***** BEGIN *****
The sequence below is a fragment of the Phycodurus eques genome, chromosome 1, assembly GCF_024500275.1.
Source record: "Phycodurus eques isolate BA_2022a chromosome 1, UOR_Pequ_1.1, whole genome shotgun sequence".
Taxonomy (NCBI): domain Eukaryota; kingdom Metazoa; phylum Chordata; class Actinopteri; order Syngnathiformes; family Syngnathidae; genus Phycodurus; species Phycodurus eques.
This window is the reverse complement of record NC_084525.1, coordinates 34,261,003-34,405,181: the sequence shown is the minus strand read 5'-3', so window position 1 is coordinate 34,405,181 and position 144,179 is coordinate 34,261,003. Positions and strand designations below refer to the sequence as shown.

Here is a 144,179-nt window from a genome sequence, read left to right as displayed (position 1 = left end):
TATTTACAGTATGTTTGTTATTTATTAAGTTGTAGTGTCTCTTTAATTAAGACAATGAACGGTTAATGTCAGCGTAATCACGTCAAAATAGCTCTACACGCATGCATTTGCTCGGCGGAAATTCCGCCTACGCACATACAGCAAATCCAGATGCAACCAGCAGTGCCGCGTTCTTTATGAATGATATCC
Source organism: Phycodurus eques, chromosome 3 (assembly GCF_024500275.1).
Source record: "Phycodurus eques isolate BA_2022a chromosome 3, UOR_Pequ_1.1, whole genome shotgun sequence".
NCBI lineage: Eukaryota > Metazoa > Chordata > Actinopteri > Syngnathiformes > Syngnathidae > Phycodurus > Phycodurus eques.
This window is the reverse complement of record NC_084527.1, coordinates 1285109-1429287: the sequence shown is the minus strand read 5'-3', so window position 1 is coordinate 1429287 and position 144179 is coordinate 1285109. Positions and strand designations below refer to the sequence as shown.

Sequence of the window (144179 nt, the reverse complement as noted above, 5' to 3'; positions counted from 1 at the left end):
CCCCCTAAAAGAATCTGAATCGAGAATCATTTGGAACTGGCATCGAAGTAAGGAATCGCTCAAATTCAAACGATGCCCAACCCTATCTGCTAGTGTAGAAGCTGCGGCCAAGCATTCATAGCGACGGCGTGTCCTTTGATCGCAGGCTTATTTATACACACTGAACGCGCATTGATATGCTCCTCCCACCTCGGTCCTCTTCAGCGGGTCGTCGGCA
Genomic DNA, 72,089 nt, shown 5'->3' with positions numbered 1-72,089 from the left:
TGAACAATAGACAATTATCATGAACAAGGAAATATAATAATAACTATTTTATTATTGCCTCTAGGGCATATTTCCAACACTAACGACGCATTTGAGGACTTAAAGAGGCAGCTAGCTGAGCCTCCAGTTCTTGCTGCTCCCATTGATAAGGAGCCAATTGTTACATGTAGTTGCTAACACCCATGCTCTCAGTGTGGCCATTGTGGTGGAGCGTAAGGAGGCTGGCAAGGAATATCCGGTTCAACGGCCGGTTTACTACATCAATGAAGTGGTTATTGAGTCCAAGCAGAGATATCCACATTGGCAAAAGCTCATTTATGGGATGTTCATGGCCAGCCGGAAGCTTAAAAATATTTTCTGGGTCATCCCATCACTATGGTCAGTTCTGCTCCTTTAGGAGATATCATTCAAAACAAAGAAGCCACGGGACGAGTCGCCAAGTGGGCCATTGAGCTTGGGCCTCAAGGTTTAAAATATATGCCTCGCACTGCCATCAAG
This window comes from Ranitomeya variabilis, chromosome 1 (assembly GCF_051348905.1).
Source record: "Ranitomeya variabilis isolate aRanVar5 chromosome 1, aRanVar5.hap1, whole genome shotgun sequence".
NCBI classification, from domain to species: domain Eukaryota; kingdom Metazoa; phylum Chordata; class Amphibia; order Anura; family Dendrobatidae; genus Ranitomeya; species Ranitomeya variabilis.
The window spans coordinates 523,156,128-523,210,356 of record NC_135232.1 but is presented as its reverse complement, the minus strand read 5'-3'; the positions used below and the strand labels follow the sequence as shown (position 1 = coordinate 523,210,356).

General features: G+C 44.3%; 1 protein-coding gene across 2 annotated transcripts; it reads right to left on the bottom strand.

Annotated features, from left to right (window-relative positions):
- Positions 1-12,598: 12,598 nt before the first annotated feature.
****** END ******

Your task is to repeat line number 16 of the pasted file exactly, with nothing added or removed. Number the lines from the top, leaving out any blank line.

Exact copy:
Source record: "Ranitomeya variabilis isolate aRanVar5 chromosome 1, aRanVar5.hap1, whole genome shotgun sequence".